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Tom & Jerry

It’s not much of a spoiler to tell you that Thorn is secretly a playwright. But the plays he’s writing are loosely based on a novel by a man named Pierce Egan. Egan’s Life in London or, the Day and Night Scenes of Jerry Hawthorn, esq., and his elegant friend, Corinthian Tom, accompanied by Bob Logic, the Oxonian, in their rambles and sprees through the Metropolis spawned not only a theatrical adaptation (Tom and Jerry, or Life in London by William Thomas Moncrieffe), but had all of polite London society using the lowbrow slang of its characters. The Tom and Jerry cocktail created by Egan to publicize his work is still drunk by people who probably don’t even know where it originated. And the book was the inspiration for the Tom and Jerry cartoons more than a century later. How’s that for author longevity?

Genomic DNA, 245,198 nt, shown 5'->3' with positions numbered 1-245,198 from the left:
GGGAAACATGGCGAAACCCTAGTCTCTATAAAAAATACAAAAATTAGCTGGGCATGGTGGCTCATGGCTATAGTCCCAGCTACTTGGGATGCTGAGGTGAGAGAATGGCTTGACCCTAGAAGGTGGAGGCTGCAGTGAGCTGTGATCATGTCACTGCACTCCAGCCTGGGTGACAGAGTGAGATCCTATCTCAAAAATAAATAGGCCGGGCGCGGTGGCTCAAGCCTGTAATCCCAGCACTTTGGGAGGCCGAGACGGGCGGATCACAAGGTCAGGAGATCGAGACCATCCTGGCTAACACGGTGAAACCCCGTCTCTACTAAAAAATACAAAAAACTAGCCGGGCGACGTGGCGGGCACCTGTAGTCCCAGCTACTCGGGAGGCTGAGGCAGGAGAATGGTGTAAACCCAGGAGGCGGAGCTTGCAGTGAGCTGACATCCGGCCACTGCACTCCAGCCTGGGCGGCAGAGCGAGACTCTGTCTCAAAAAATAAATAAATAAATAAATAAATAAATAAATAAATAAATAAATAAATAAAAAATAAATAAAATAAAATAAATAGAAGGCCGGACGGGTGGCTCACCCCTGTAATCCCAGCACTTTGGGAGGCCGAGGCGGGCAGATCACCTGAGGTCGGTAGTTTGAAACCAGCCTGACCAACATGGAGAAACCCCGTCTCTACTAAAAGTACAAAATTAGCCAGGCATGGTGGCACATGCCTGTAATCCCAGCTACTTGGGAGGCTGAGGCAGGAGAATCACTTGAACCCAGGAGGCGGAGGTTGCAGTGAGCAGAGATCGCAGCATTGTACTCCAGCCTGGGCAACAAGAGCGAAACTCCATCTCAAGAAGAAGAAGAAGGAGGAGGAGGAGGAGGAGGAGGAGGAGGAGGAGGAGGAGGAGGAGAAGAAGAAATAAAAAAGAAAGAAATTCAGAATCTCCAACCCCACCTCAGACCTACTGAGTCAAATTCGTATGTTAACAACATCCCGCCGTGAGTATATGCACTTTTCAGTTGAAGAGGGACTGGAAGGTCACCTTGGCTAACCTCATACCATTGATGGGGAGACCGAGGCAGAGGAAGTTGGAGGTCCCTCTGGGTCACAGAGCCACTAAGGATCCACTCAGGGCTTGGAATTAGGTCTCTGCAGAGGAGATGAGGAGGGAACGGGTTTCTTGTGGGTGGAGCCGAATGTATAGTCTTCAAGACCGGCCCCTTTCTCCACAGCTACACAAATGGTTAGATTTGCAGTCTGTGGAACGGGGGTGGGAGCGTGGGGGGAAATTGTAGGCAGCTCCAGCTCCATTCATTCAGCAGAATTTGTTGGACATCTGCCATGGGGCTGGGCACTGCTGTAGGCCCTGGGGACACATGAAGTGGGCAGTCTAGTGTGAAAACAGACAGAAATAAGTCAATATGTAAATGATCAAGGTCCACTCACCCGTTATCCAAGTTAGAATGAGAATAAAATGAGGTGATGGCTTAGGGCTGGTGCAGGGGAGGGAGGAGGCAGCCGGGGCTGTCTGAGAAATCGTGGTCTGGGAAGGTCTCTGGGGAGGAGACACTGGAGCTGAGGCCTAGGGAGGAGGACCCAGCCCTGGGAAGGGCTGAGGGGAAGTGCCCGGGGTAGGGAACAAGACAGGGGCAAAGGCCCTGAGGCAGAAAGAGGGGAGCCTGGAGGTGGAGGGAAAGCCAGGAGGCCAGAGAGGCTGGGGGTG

I learn something new every day. I don’t know why it didn’t occur to me before, but Regency era theaters were fully lit during the entirety of performances. There was no turning down of the lights, because the “house lights” were candles in sconces and chandeliers! Can you imagine lighting all those, and then blowing them all out, then lighting them again, etc.? It would take forever and be utterly impractical. As for the stage, they had foot lights, which were also candles but set in reflectors. Here’s a drawing I found of them on Pinterest. I collect tons of Regency era images on my various boards, so follow me on Pinterest so we can journey down the historical picture rabbit hole together!